Legislature(2017 - 2018)BUTROVICH 205
03/01/2017 03:30 PM RESOURCES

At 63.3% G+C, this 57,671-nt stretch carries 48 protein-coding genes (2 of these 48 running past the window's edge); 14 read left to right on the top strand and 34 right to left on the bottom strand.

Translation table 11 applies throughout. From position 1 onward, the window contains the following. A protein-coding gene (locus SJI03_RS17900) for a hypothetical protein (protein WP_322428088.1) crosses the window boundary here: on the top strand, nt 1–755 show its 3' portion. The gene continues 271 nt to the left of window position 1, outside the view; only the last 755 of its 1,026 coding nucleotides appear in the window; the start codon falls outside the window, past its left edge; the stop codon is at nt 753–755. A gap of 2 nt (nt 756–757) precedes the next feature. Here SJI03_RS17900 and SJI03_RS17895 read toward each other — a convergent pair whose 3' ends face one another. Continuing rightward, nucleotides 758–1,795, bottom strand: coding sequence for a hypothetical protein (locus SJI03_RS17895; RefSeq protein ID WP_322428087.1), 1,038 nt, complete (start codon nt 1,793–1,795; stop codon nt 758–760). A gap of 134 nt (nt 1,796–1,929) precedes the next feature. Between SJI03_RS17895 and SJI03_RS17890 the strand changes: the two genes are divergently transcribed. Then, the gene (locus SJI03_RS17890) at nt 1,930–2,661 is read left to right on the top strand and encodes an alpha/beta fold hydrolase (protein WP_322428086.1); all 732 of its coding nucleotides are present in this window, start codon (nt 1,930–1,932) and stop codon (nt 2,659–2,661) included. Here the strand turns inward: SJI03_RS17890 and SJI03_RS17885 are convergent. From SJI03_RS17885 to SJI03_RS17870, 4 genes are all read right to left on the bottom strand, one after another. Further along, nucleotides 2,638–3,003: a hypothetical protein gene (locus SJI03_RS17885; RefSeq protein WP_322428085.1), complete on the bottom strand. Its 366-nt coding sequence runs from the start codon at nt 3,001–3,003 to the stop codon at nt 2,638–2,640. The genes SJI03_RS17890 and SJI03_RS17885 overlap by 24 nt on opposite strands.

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SB 44-OIL & GAS TAX CREDIT REPORTING 3:43:41 PM CHAIR GIESSEL announced consideration of SB 44, sponsored by Senator Gardner. Since the State of Alaska has been offering incentives to various industries there has been a constant tension between the public's right to know how public money is being spent and the need for those investments to not be compromised by undermining the competitiveness of those decisions. She welcomed Senator Gardner. SENATOR GARDNER, sponsor of SB 44, Alaska State Legislature, Juneau, Alaska, said this measure is about transparency in how state funds are used. If they want to support and ensure a continuing effort for the state to participate in supporting and promoting resource development in oil and gas fields, they have to understand what the state's investments have done in the past and what they are doing now, where efforts are being effective and where money might just be poured down a hole. The first step is to understand which companies are getting how much and in broad strokes what they are doing with it. She did not want any information of a competitive nature or for people to reveal things they don't want other companies to know about. She is interested in how much money a company claimed from the state for what they are doing and how it is being spent. 3:47:21 PM SAMANTHA HARRIS, staff to Senator Gardner, Alaska State Legislature, Juneau, Alaska, began a sectional analysis of SB 44. Section 1 amends statutes dealing with confidentiality and exemptions of that confidentiality. This section expands current exemptions to provide information like a description of an expenditure, its purpose, and the lease or property for which that expenditure was incurred. It would allow the Department of Revenue (DOR) to collect that information and share it. 3:48:30 PM Section 2 expands language that was added last year under HB 247 that requires disclosure of cash credits. It requires more information regarding non-cash credits like credit certificates purchased by the department in the preceding calendar year, the name of each person or department for which a tax credit was issued, the aggregate amount of the tax credit certificates purchased from the person in the preceding calendar year, and information submitted during the previous calendar year. 3:49:10 PM Section 3 amends existing statute concerning tax return information from oil and gas explorers and producers that are producing oil and gas, asking that they now report to the DOR a description of their expenditure, and the purpose for the lease or property for which it was incurred. 3:49:34 PM Section 4 is very similar to section 3 and amends a different area of statute concerning oil and gas producers and explorers that do not produce oil and gas and asks them to provide the same information in section 3. 3:49:52 PM Section 5 concerns dates for reports to be made available to the legislature. There could be a date conflict here, because it's convenient for the legislature to receive a report early on in session. But this section asks for a report to be submitted within 10 days of a regular legislature's convening time, and due to the nature of tax information, that isn't available until the end of April. So in section 2, April 30 is the date for information submitted to the department, but it might also be more practical to have the same date for the legislature. However, session might not still be in then. So this issue is up to the discretion of the committee. 3:51:13 PM Section 6 provides for an effective date of July 1, 2017. This means if they stick to the first 10 days of a session date, then a report won't be available until January 2019. But using the April 30 date would allow a partial report to be available by April 2018. CHAIR GIESSEL asked about section 4 that relates to folks who are not producing oil or gas at this time, but are getting credits that aren't cashable. MS. HARRIS replied that the bill only concerns credits under AS 43.55.023 and .025. while section 4 addresses credits only under .023. CHAIR GIESSEL said her question was related to explorers that aren't yet producing oil or gas from a lease or property and asked what kind of information they want disclosure of, because some of it could be proprietary. MS. HARRIS replied that the intent of the bill is not to gain that proprietary information, but just to understand what the public funds do to increase production of oil and gas. The sponsor is open to changes to make sure that proprietary information is not being shared. The bill packet has an example on how Louisiana collects information and requires their disclosures in broad strokes. SENATOR VON IMHOF asked if the bill includes different tax credits and net operating losses (NOL). MS. HARRIS answered yes. 3:55:45 PM SENATOR VON IMHOF asked if the sponsor intends to evaluate tax credit effectiveness, and what additional information they are asking for to be able to evaluate that the credits are working. MS. HARRIS answered that the sponsor feels that gaining the description of the expenditure and what it is going towards will help in the assessment. SENATOR VON IMHOF said she suspects it might play out this way: If she gets a $1,000 credit in cash, she could either spend it on phone, rent, gas, utilities, whatever; she kind of pools it with the money she already has to spend on her collective expenditures. She asked how that is any different than a rig, a road, a payroll, permits, or whatever it may be. These companies can say they have earmarked the credit for a rig or that they have used the money for all the things they need in order to explore this new area. It's hard to sometimes qualify and she didn't know if they would get exactly what the sponsor is asking for. MS. HARRIS said the sponsor understands the concern, but the intent is that the information is helpful, and this is just one way to approach it. CHAIR GIESSEL said she would invite Commissioner Hoffbeck to comment it. SENATOR COGHILL asked, since sections 3 and 4 are prescriptive, why is the language on page 2, line 27, - under a regulation adopted by the department - necessary. 3:58:19 PM EMILY NAUMAN, Legislative Attorney, Legislative Legal Services, Legislative Affairs Agency, Alaska State Legislature, Juneau, Alaska, answered that the intent is to give the department some flexibility in the type and nature of information that would be collected under the new and expanded language, but the exact intent of that language belongs with the sponsor. SENATOR COGHILL recapped that the bill is prescriptive and asked what the department might use that flexibility for. SENATOR WIELECHOWSKI said when he does his taxes it's a pain to itemize the deductions, but he doesn't have to take them. He looks at this the same way: if you don't want to take advantage of billions of dollars in tax credits, you don't have to, but if you do want to take advantage of billions of dollars in public money, you simply have to write down what you used it for. 4:00:27 PM MS. HARRIS said that is correct. The intent of this legislation is that because these are public funds, the sponsor thinks there should be some accountability. 4:00:52 PM CHAIR GIESSEL commented that no single company gets billions in a tax credit; it's more like millions and that is small change in these types of developments. SENATOR WIELECHOWSKI asked how much in net operating losses are being claimed in 2018. MS. HARRIS said she didn't have that on the top of her head, but could look through her notes. SENATOR WIELECHOWSKI said his understanding is that about $8 billion in tax credits have been paid out in recent years. MS. HARRIS said that is the figure she has as well, and it was provided to members in the bill packet on page 29 of a DOR presentation. CHAIR GIESSEL asked for the timeframe involved in the $8 billion. MS. HARRIS replied that figure is from FY2007-2016. CHAIR GIESSEL asked if Ms. Harris had the amount of revenue that the State of Alaska appreciated during that same timeframe. MS. HARRIS said she didn't have that information at her fingertips. 4:02:35 PM RANDALL HOFFBECK, Commissioner, Department of Revenue, Juneau, Alaska, said the genesis of what SB 60 is trying to accomplish is that while the Department of Revenue (DOR) gets to see the data, it doesn't have the ability to share it with the decision makers who have to decide whether in fact the tax/credit system is functioning, appropriate, or the most efficient. The bill sponsor has simply said it makes sense for the legislature and the public to have access to at least some level of information as it makes these difficult decisions, although it would never be the level of detail the department gets. SENATOR COGHILL agreed that they should get the information, but asked if this regulation capacity is necessary in order to make those decisions. COMMISSIONER HOFFBECK said having regulatory authority is important because sideboards are needed on some things that may not be fully detailed in the legislation. The difficulty that Senator von Imhof was referring to is in how to determine which piece of work is causing the net operating loss. This is not an issue for the non-producers, because whatever they are working on is creating their loss and they don't have anything to write that off against. It becomes more difficult when a producer is producing a certain amount of oil and also maybe developing a field that doesn't have production, and how to parse out which piece of development is creating a loss. SENATOR COGHILL said language on page 3, line 10, for the credit claim is pretty detailed and "down to the penny" and some expenditures are blended and asked if that was the reason for the regulation or if the language is explicit enough to say "every expenditure blended or not." COMMISSIONER HOFFBECK answered that it's not intended to get down to the pennies; it's more the idea of for instance spending a billion dollars in capex and opex, but only generating a $100 million in loss, and what piece that loss is associated with. So, you don't have to report everything on the entire billion dollars, just on the piece that is a loss. SENATOR COGHILL said detailing every expenditure looks like a lot of work and asked if that could be gotten to a legislature in the kind of timeframe outlined in the bill. 4:08:20 PM COMMISSIONER HOFFBECK said that language is in section 5 and it could be removed, because an earlier section provides for a different deadline, April, which is doable. Ten days would be very difficult and conflicts with the April language. SENATOR WIELECHOWSKI said he had asked a question before about tax credit subsidies that went to various producers, and the chair corrected him saying that various companies haven't gotten billions. He wanted to ask if the commissioner could get the committee a list of how much each producer has gotten in tax credits and what the general purpose of those credits were for. COMMISSIONER HOFFBECK answered that he couldn't provide that information, but that is the reason for this legislation. SENATOR WIELECHOWSKI commented: "You mean to tell me that me, sitting here as a policy maker, have doled out $8 billion in public subsidies and I can't even see what those - that money has gone to?" COMMISSIONER HOFFBECK answered that the department has strict confidentiality statutes and cannot release that information because of them. 4:09:59 PM SENATOR STEDMAN said he wanted to put that into context, because he thought the bill was written to target company-specific details. He also had concerns with the general subject matter, because as policy makers, legislators get the Revenue Sources Book from the DOR in the fall. It provides insight into what is going on with revenue projections and expenses and what the department feels would be of interest given the circumstances of the year. Without that they would be totally lost. The Revenue Sources Book is compiled with monthly data from multiple companies and put together and delivered as a one lump sum annual book and legislators don't have the ability to look at all the different components like from the previous questioner: what company got what credit. One of the frustrating things is that industry has in-depth data on themselves per company in multiple fields and the legislature gets a consolidated number. This is what makes it difficult to set policy. We're talking billions in credits, he said. He's not interested in particular companies, but in particular fields, and surmises that the department would be in a better position to tell them what is working and what isn't. For an example, Point Thomson where the 20 percent capital tax credit was deleted had billions in development costs and was critical to the State of Alaska to get that field on line and expand the infrastructure. The state was able to the first few years of the tax credits applicable to the development and could see the credit number for Point Thomson. Then a couple of years went by and that kind of all got merged together into one credit number for the North Slope. Now the field is up and running and has a high tariff because it's a long ways away. But the policy makers don't know what it costs the industry and how well it's working. SENATOR STEDMAN said he is not interested in the credits BP, ExxonMobil, or ConocoPhillips got, but he is interested in what the industry got, so when he has a better feel for what is good, bad, or otherwise policy. The DOR has the information but it is confidential. The commissioner should be able to tell him if a particular policy works for the state or not, so it can be fixed. 4:16:47 PM COMMISSIONER HOFFBECK said he concurred; he thought sharing more information with the legislature would be in everybody's best interest. Going forward, HB 247 gave the department the ability to report the name of a company and how much they have collected in credits, but only on the credits for which a check has been written (not certificates) and he couldn't go backwards. 4:18:20 PM SENATOR MEYER said industry's concern with transparency is maybe tipping off the competition. COMMISSIONER HOFFBECK said that was true and legislative consultant Mr. Ruggiero could talk about how other jurisdictions deal with transparency. SENATOR MEYER said these tax credits have quite a history going back to PPT. The 20 percent credit was in ACES and other credits have been sprinkled in along the way. For the most part, the credits had two objectives: to get smaller companies on to the North Slope and to get more oil in the pipeline. Both objectives have been met. Small companies like Caelus, Hilcorp, Armstrong, Brooks Range, Great Bear and a couple of Native corporations are up there and have some discoveries. The big three are actually putting more oil in the pipeline, as well. So, wouldn't you say that our tax credits are a success? COMMISSIONER HOFFBECK replied that a lot of things came into play with the new discoveries, and production and credits were part of that, but there may be a more efficient way to apply the credits now. People realize the state has a place in helping incentivize certain activity, but the limited resources it has have to be used as surgically as possible. SENATOR MEYER said it gets kind of confusing on the per-taxable barrel credit that bumped the base rate of 25 percent up to 35 percent, which in itself would be the highest in the world. But then they said since they weren't going to have progressivity anymore like under ACES they would use a sliding scale so that the higher the price the closer to the 35 percent we get. He asked if that is a tax credit or just part of the production tax. COMMISSIONER HOFFBECK replied that the administration has been pretty consistent in feeling the per-barrel credit is part of the tax system. It was felt that 35 percent was too high and the credit was a way of offsetting that rate at lower oil prices. SENATOR MEYER stated that if people try to add the per taxable barrel credit to the total tax credits, that's not really apples and apples. 4:23:12 PM COMMISSIONER HOFFBECK replied that their presentations have parsed that credit out from the rest of the credits as a separate line item. 4:23:18 PM SENATOR VON IMHOF said in retrospect a more robust evaluation system and process should have occurred many years ago when the tax credits were rolled out. If we are going to be giving away tax payers money, there should be some level of confidence that it is being used in the highest and best use. But we didn't and HB 247 attempted to address that and its first report will happen in April and that should be revealing in what kind of information can be collected. 4:24:58 PM COMMISSIONER HOFFBECK remarked that the April report will be enlightening to a point, because it covers only the credits the department has written checks for and it's only since the effective date of the bill. So of the $700 or $800 million worth of credits they will see a report on only about $70 million of them. CHAIR GIESSEL said having written checks is somewhat constrained by the Governor's veto of the monies to fund those checks. COMMISSIONER HOFFBECK responded yes and no: yes, the Governor did veto the $500 million worth of credits last year down to the statutory level for the credits, so it depends on whether the statute was the driver or the appropriation process. SENATOR COGHILL said he was concerned about the phrase "unless prohibited by law" and that from legislator's perspective they need to know what that actual hurdle is for the unreported things. COMMISSIONER HOFFBECK replied they would make sure that is part of the report. CHAIR GIESSEL asked if any federal laws constrain the disclosure by publically traded companies. COMMISSIOENER HOFFBECK replied that he was not aware of any. 4:28:48 PM LENNIE DEES, Audit Master, Department of Revenue, Anchorage, Alaska, added that he didn't know of any laws that would prohibit those disclosures. AS 43.55.890 is what the commissioner referred to as the disclosure law and the fact that that information has to be aggregated in order to disclose it. That would be the law that would impact this section the most. 4:29:42 PM CHAIR GIESSEL said her secondary question was related to the net operating losses and if there are any federal laws that regulated publically traded companies and the disclosure of their tax information. MR. DEES answered that he was not aware of any. 4:30:03 PM SENATOR WIELECHOWSKI said some new committee members are unaware of the fact that the legislature had tried to fix this problem several times with legislation, but the bills often haven't gotten a hearing. So, he is glad it is finally getting a hearing. He asked to be provided with a detailed analysis of what percentage of oil in the pipeline is related to tax credits, a detailed analysis of the projects' and fields' net present values, internal rates of return, and how they are impacted by the $8 billion in subsidies the state has provided. 4:30:57 PM COMMISSIONER HOFFBECK replied they would not be able to provide detailed information on net present value and IRR; that would require providing internal company information. In all honesty, they could make a stab at how much oil is based on the credits, but regulatory issues have occurred as well as changes in other portions of the tax regime: credits and oil prices issues: a multitude of things all come together to create the production the state has now. One thing is pretty clear as far as what they can report: they could not report information on company income- related type investment before it was reported to the shareholders. So, they have to wait until the companies' annual reports are filed to have access to the data in the fashion they could share. CHAIR GIESSEL thanked him for that very helpful information. 4:32:37 PM SENATOR STEDMAN said Senator Meyer had talked about the 35 percent base tax and the per barrel sliding scale calculation that basically puts the state into a gross tax calculation (less than $70/oil) and the residual issue is a 35 percent base tax becomes an NOL deductible percentage of opex and capex, which is - everyone has an opinion - exceptionally high. In dealing with that and even to say it's not high will give the argument to the folks that think it is a squared up good rate. It helps in numerous ways with the longevity of the pipeline, the state's revenue stream and jobs, and getting into developments like Smith Bay with maybe 300,000 barrels a day. But there is a little thing called cash flow between today and tomorrow, and it looks like that project will have billions invested before first oil. "How do we cash flow 35 percent of the cost of that going forward when we can't meet our payroll today and it doesn't look like we're going to meet our payroll tomorrow...?" With that being said, Senator Stedman asked how a policy maker knows what is a good deal for the state and industry so they are not changing course all the time, and will that project be co- mingled with the rest so he just gets one number? COMMISSIONER HOFFBECK replied that Smith Bay would generate a $3.5 billion NOL credit, and the state could deal with it a couple of ways. One way was is in HB 247 last year that capped the annual cash payment at $75 million, but because only half of that was at 100 percent and half was at 75 percent it works out to be about $62 million-plus that they could cash in any given year if they are willing to take the haircut on the second half of that $75 million. That would reduce the state's liability during the development years. But there would be multiple partners who could all claim a piece of the credit, so it's a little bit uncertain about how big the liability would be. It's fairly certain that a good share of that $3.5 billion would still be unreimbursed credits at the time that the field went into production. Then those, of course, would be deductions against tax liability until the credits were used up. 4:36:45 PM Secondly, they would bump into the current situation where there is no mandatory requirement to cash out the credits and making it subject to appropriation. And if the state doesn't have the money to pay the credits it simply would not be able to cash the credits out. That creates a lot of uncertainty for those that are relying on the credits for developing their fields. The administration has taken the position that the state is better off with a credit program that it can afford and give some certainty rather than a program that may be higher than it can afford that creates uncertainty before the fields come into development. For a field that may already be in development that may be in a NOL situation - which is essentially all they are talking about ultimately for any big dollars - because all credits have been repealed for Cook Inlet effective the end of this FY18, a few credits are left in Middle Earth and the NOL is the only credit left on the North Slope. If a company has an NOL credit and they report it under this new language, they would tell you where that loss was within the bigger construct of their company. 4:39:41 PM SENATOR STEDMAN said there could be sizeable shift in field economics with delayed payments while everyone wants stability. COMMISSIONER HOFFBECK said the department has a robust full- cycle economic model for showing the impacts of various credit regimes and when the credits get paid is a big driver in the economics of the development. SENATOR COGHILL said he tended to agree with some of that assessment and he struggles with a couple of mechanical things in the bill. At this point he is looking at the regulation adopted by on page 2, line 27. It had a very prescriptive list of 10 items that should be reported on by March 31 under oath. Now there are 10 things and of those number, 10 has three major parts to it. The language that bothers him is "information required" and then the statute now read 9 things. Now it will be required under a regulation, not a law. How would he interpret that?" COMMISSIONER HOFFBECK asked if he could defer that answer. CHAIR GIESSEL added that was her concern as well. She asked the commissioner to speculate, but did he have any sense of how the disclosures that are proposed in SB 44 might affect companies accessing money from lending institutions. Would the lenders have concerns lending to a company that is disclosing as much information as proposed? COMMISSIONER HOFFBECK asked if he could defer that answer to Mr. Ruggerio's expertise. CHAIR GIESSEL said a slide from the tax director points out $8 billion in credits over a 10-year period and asked how much revenue was realized in that time to the State of Alaska. 4:44:11 PM COMMISSIONER HOFFBECK said he would have to bring that back to her. SENATOR STEDMAN said this comment was geared more for the people at home who are watching, but when he has been talking about the inability to get data and asking revenue questions they can't answer, sometimes when individual companies do answer the question in private. He didn't want the public to think the industry is completely shutting the policy makers out. The Big Three have been good over the years and helpful in letting them know how the tax mechanism works. SENATOR HUGHES remarked that the commissioner said he would be taking a stab in the dark to try to figure out what percentage of oil and pipeline resulted from tax credits, and yet he has all the proprietary information. This bill would provide the legislature with less detailed information and if it is a stab in the dark for him, how would the legislature having access to less information help them determine whether a particular tax credit is effective or not? COMMISSIONER HOFFBECK replied the piece the department doesn't have is they don't sit in the board room and don't know what piece triggered an investment decision. As to how much more legislators will be able to parse out, they will not be able to parse out precisely how much oil is in the pipeline due to the credits, but they will be able to see which companies received the credits and how much those companies are producing. That will give them some idea of whether or not the credits are being efficiently used. Probably some of the older credits are the more egregious and those have been repealed. SENATOR HUGHES said she understands that Texas and Louisiana have collected some of this information and asked if that has worked for them in figuring out what is effective. COMMISSIONER HOFFBECK again deferred to Mr. Ruggiero on that question. CHAIR GIESSEL added that he just illustrated why so many of the credits in ACES were repealed - because they were not resulting in production. 4:48:29 PM SENATOR WIELECHOWSKI asked if they have no idea if any of the tax credits result in getting more oil or not, why should the state continue to offer tax credits at all. COMMISSIONER HOFFBECK replied that they can see in their full- cycle economic modeling where a field would be economic with a credit boost and where it would be uneconomic without it. 4:50:55 PM CHAIR GIESSEL thanked the commissioner for his presentation and noted that Senator Gardner asked to hear from Richard Ruggiero and welcomed him to the table. 4:51:07 PM RICHARD RUGGIERO, Legislative Consultant, Castle Gap Advisors, Alaska State Legislature, Juneau, Alaska, said 10 years ago, as a member of the Gaffney Cline team he wrote in a memo that basically Alaska was one of the most opaque places with respect to data coming from the oil companies for this body to be able to make its policy decisions. And today it remains the same. The state is actually making decisions with a whole lot less information than similar bodies in the other governments he works for. For members who don't know him, he spent decades as big oil, he spent over a decade advising governments, and he spent almost a decade with a large service company, so he has varied perspectives. He said for legislators to make good durable decisions and understand how well the credits are working they need another layer of information and detail. One difference he still sees today is that the Tax Division is the one talking about production and it is bound by confidentiality of the tax return it gets. But 90-plus percent of the information that goes on a tax return is basic oil field operating data that all the other regimes he works for report to the equivalent of the DNR or the AOGCC here in Alaska and openly report it. In fact, he could go on line and show them a field in Norway that has well-by-well detail with a 30-year history of the capital that was spent and the production that resulted from that capital, as well as a five-year projection of work they plan on doing, what plans have been approved, and what the expectations are for that country as they move forward. 4:54:11 PM Secondly, Mr. Ruggiero, said with respect to data transparency, he knows they get into a continual discussion of how much someone got paid being confidential tax payer information, but now there is a global initiative called the "Extraction Industry Transparency Initiative," which many governments have signed on to including the U.S. government. The Securities and Exchange Commission (SEC) is going to require anyone who is listed on their stock exchange to publish, if they are part of the extraction industry, the payments they make to governments and disaggregate those into five or six categories. That type of law is already in place in Europe. He can show them what every oil company has paid to Norway in terms of license bonuses, royalty, petroleum taxes, and income taxes. He could go to the U.K. website and find out how much a company that operates in Alaska actually paid the State of Alaska as income tax, royalty, and as license fees in 2015. There is also a 2014 report. So, companies are required to provide information, and if he could make a suggestion he would say that elsewhere in the world much more information changes hands than in Alaska, and that data is available to the government for setting policy with respect to what acreage it makes available, to what data that helps others come in, and data to inform making tax policy. MR. RUGGIERO said comments were made with respect to whether a 35 percent credit too high or too low, and the one piece he would make is whether the credit in place is a net operating loss (NOL) and if that was not allowed that would move Alaska to the bottom of the competitive rankings in the world. Every regime, everywhere, allows companies especially with a development like Smith Bay, to deduct the cost of what it took to get that production from the future revenues of that project. To deny that would really move Alaska to the bottom of the competitive scale. Now, various countries around the world have different means by which they treat that NOL. Some give the equivalent of what Alaska has - the qualifying capital expenditure. In other places, because there are long lead times between when the money is spent and when the actual production comes on they will offer forms of uplift - another way of saying interest - as it's carried forward, so that way the time value loss does not become a big kicker to their economics. He could offer a whole lot more information if he had more time. He could show them the EITI Initiative, standard terms for production sharing contracts that show Alaska is competing more against places around the world than the Lower 48. That would show the type of data requirements that the oil companies have to disclose and what rights the governments have under those contracts to use that data for their purposes. SENATOR MEYER asked why he feels Alaska's competition is more global versus the Lower 48. And he wanted to know how Alaska competes globally on a competitive basis with its current tax rate. 4:58:03 PM MR. RUGGIERO answered the reason he said Alaska is competing more globally than in the U.S. is that Alaska and the Lower 48 are two very different businesses. Alaska is a large project, long-lead times, significant scale on the reserves, and to an extent a slow steady decline. Business in the Lower 48 is buy acreage today, have a rig there in a week, and have production on line in 30 days. But it's production that declines 60-80 percent in the first two years. North Dakota had the same fiscal system forever until the production picked up and that was due to the shale technology. But they drilled tens of thousands of wells. And if you look at North Dakota production today, it is falling off faster than it rose, because the rigs have stopped with the drop in the price of oil. SENATOR STEDMAN said he wanted to hear more from Mr. Ruggiero on some of the newer changes internationally that the industry is dealing with as far as disclosure. It would be very beneficial to keep up with what is going on around the planet. CHAIR GIESSEL held SB 44 in committee, adding that she would invite Mr. Ruggiero back.